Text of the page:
America's Childhood Obesity Epidemic

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Children around the world face life-threatening nutrition problems.

The international child relief organization, Save the Children, says that each year, chronic long-term malnutrition contributes to the deaths of approximately 6.5 million children worldwide. These are children who just don't get enough to eat from day to day. Hunger is a major concern in America as well, though less severe and widespread than we find in some sub-Saharan African countries.

Yet other children in our rich nation face quite a different nutrition problem, one that imperils the health of millions: our national epidemic of childhood obesity.

The obesity epidemic is getting worse in the United States, where we consume high-fat, high-sugar, high-calorie diets and live increasingly sedentary lifestyles. Over the past two decades, the prevalence of overweight children in our nation between ages 6 and 11 has doubled, and among teenagers it has tripled.  The annual National Health and Nutrition Examination Survey conducted by the Centers for Disease Control and Prevention found that about one-third of all American children — 25 million — are overweight or nearly so.

Unlike adults, children need extra nutrients and calories to fuel their development.  But they are at risk of becoming obese when their caloric intake is out of balance, that is, when it exceeds what they need to sustain their daily activities, their growth and their metabolism.

Childhood obesity is a serious health crisis. Physicians now find themselves diagnosing early hypertension and full-blown high blood pressure among children and adolescents stemming from excessive weight gain. These conditions can lead to type 2 diabetes and heart disease caused by high blood pressure and/or high cholesterol. Until recently, these were ailments common only among middle-aged and elderly adults.

The answer is not to blame the children. In fact, overweight children are often teased and bullied. When this happens, when they are rejected by their peers, or ridiculed by teachers or parents, it only lowers their self-esteem and can make them vulnerable to dangerous eating disorders such as anorexia nervosa and bulimia.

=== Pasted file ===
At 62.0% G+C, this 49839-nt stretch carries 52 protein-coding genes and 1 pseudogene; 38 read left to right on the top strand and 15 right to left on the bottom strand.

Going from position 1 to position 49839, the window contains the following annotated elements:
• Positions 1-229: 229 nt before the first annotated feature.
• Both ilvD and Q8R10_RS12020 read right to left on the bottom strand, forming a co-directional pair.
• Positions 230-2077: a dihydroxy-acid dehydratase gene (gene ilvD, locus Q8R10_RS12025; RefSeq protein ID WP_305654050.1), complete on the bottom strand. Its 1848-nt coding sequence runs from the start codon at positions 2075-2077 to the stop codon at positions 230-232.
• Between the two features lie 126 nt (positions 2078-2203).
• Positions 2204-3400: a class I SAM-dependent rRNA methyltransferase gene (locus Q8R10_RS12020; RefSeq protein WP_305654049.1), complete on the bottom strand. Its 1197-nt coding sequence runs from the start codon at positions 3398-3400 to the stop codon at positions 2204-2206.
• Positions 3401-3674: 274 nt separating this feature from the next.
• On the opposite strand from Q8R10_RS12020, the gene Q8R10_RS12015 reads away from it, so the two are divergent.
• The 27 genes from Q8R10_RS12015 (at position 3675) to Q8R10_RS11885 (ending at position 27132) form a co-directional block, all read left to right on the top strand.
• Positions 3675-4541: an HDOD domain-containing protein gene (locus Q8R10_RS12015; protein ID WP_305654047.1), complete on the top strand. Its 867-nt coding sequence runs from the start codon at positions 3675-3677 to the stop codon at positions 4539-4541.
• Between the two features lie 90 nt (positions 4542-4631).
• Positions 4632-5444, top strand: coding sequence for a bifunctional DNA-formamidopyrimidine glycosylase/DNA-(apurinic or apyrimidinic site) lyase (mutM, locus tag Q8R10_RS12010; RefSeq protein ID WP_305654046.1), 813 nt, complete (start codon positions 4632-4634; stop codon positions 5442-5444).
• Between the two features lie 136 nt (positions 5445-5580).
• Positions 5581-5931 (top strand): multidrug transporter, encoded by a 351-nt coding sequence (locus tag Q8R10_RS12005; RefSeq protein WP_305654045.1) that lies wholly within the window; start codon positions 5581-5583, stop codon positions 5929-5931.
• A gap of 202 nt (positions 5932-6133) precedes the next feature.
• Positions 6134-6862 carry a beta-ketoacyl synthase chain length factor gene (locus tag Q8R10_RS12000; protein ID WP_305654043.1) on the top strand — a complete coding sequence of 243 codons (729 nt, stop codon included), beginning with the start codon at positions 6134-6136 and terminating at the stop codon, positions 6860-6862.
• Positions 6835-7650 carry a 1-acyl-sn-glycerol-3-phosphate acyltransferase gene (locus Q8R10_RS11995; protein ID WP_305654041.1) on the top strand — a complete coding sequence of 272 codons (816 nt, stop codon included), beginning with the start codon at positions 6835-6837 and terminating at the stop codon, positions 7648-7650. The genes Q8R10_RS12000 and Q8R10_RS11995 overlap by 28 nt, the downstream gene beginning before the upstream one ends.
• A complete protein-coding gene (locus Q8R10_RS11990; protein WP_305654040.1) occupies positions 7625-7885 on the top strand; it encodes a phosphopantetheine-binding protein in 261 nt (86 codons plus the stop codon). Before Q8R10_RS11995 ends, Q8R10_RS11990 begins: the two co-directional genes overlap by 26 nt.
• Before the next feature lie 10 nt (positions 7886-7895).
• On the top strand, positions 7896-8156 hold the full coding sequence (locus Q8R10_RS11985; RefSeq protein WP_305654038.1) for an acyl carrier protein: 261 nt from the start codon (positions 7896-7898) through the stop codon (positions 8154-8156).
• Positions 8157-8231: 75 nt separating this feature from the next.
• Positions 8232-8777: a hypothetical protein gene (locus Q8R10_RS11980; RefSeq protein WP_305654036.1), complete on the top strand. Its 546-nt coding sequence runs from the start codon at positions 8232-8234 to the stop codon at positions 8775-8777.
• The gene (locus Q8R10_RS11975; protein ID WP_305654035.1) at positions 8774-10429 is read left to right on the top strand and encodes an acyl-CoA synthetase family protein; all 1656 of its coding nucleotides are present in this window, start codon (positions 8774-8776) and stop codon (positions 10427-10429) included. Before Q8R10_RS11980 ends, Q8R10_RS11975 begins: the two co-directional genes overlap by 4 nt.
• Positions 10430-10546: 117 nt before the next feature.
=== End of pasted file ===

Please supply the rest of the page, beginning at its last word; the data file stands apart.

Understanding the main causes of obesity is not rocket science. Most of the factors that make children overweight are obvious and in plain sight: supersized fast food, omnipresent vending machines offering snacks, candies, desserts, soft drinks and other high-sugar beverages. After school, children rather than asking to go out and play, are sitting on their bottoms watching television, playing video games and surfing the Internet. There is a psychological element to this problem as well. For some children, as for many adults, overeating is a way of coping with emotional problems, stress, boredom and negative social influences.

Minority children are more likely to be overweight than White children. According to recent study findings published in the Journal of Clinical Endocrinology and Metabolism, 11 percent of White children are overweight compared to 25 percent of Black children.

Preventing childhood obesity begins with something as simple as mother's milk.  The U.S. Department of Health and Human Services reports that breast-fed infants learn to stop eating when the milk flow ends and don't pile on excessive "baby fat." The flow of milk is more continuous for formula-fed babies. Beyond infancy, the means to prevent obesity are largely in the hands of the parents and adults raising children, who buy and cook the food their families eat.

Parents have the power to choose fresh fruits and vegetables over the processed or convenience foods that are high in fat, sugar and salt. For many inner-city residents without transportation or convenient supermarkets, this can be a tough challenge. Parents can also cut back on sugar and white carbohydrates like rice, pasta and bread made from bleached flour. Low-fat food preparation is important and I've struggled to eat chicken baked instead of fried (except once in a while!). And the size of portions should be limited. Other simple dos and don’ts are making healthy snacks like apples and carrot sticks available. Don't keep soft drinks in the refrigerator. Cut back on the number of times you eat out and have more sit-down meals as a family.  

Parents also have the power to limit the amount of time their children spend in front of a TV screen or computer monitor. Don't put a television set in a child's bedroom. Instead, find new ways for your child to keep physically active. Activity not only burns calories and keeps a child's weight down but also builds strong bones and muscles and helps children sleep better at night. Be creative. Make physical activity a family affair.  

Childhood obesity is a serious national problem, but it is one all of us can attack. Arm yourself with the facts and take action. For most of us what is required is doable with manageable expense and a lot of common sense.

Marian Wright Edelman is President of the Children's Defense Fund

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